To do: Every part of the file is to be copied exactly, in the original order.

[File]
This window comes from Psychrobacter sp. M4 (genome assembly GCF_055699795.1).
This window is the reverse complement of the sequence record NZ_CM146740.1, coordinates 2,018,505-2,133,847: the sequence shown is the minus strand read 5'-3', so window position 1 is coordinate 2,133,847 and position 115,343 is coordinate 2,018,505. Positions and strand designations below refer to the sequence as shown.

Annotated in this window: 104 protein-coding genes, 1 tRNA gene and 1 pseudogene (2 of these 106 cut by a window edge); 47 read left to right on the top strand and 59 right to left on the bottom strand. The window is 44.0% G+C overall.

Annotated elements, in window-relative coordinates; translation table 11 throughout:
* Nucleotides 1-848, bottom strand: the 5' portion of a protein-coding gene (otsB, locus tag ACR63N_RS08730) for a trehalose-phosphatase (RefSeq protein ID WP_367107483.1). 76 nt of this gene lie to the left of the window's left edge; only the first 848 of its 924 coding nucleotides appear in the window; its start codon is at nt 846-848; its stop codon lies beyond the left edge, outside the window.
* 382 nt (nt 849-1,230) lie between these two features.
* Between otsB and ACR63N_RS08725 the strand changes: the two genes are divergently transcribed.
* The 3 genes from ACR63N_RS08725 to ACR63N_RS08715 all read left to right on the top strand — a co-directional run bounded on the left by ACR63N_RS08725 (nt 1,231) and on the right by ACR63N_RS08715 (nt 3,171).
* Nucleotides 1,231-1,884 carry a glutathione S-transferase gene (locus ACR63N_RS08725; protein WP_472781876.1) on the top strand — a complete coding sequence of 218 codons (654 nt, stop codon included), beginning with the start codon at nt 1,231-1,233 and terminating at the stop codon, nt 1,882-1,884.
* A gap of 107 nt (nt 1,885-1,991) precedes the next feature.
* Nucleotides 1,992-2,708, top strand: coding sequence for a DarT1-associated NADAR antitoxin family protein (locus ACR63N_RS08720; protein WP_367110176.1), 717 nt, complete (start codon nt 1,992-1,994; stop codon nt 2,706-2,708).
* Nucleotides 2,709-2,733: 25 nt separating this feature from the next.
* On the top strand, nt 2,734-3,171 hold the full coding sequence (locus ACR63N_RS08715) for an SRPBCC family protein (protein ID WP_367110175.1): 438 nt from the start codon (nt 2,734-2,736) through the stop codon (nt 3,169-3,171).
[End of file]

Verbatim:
This window comes from Psychrobacter sp. M4 (genome assembly GCF_055699795.1).
This window is the reverse complement of the sequence record NZ_CM146740.1, coordinates 2,018,505-2,133,847: the sequence shown is the minus strand read 5'-3', so window position 1 is coordinate 2,133,847 and position 115,343 is coordinate 2,018,505. Positions and strand designations below refer to the sequence as shown.

Annotated in this window: 104 protein-coding genes, 1 tRNA gene and 1 pseudogene (2 of these 106 cut by a window edge); 47 read left to right on the top strand and 59 right to left on the bottom strand. The window is 44.0% G+C overall.

Annotated elements, in window-relative coordinates; translation table 11 throughout:
* Nucleotides 1-848, bottom strand: the 5' portion of a protein-coding gene (otsB, locus tag ACR63N_RS08730) for a trehalose-phosphatase (RefSeq protein ID WP_367107483.1). 76 nt of this gene lie to the left of the window's left edge; only the first 848 of its 924 coding nucleotides appear in the window; its start codon is at nt 846-848; its stop codon lies beyond the left edge, outside the window.
* 382 nt (nt 849-1,230) lie between these two features.
* Between otsB and ACR63N_RS08725 the strand changes: the two genes are divergently transcribed.
* The 3 genes from ACR63N_RS08725 to ACR63N_RS08715 all read left to right on the top strand — a co-directional run bounded on the left by ACR63N_RS08725 (nt 1,231) and on the right by ACR63N_RS08715 (nt 3,171).
* Nucleotides 1,231-1,884 carry a glutathione S-transferase gene (locus ACR63N_RS08725; protein WP_472781876.1) on the top strand — a complete coding sequence of 218 codons (654 nt, stop codon included), beginning with the start codon at nt 1,231-1,233 and terminating at the stop codon, nt 1,882-1,884.
* A gap of 107 nt (nt 1,885-1,991) precedes the next feature.
* Nucleotides 1,992-2,708, top strand: coding sequence for a DarT1-associated NADAR antitoxin family protein (locus ACR63N_RS08720; protein WP_367110176.1), 717 nt, complete (start codon nt 1,992-1,994; stop codon nt 2,706-2,708).
* Nucleotides 2,709-2,733: 25 nt separating this feature from the next.
* On the top strand, nt 2,734-3,171 hold the full coding sequence (locus ACR63N_RS08715) for an SRPBCC family protein (protein ID WP_367110175.1): 438 nt from the start codon (nt 2,734-2,736) through the stop codon (nt 3,169-3,171).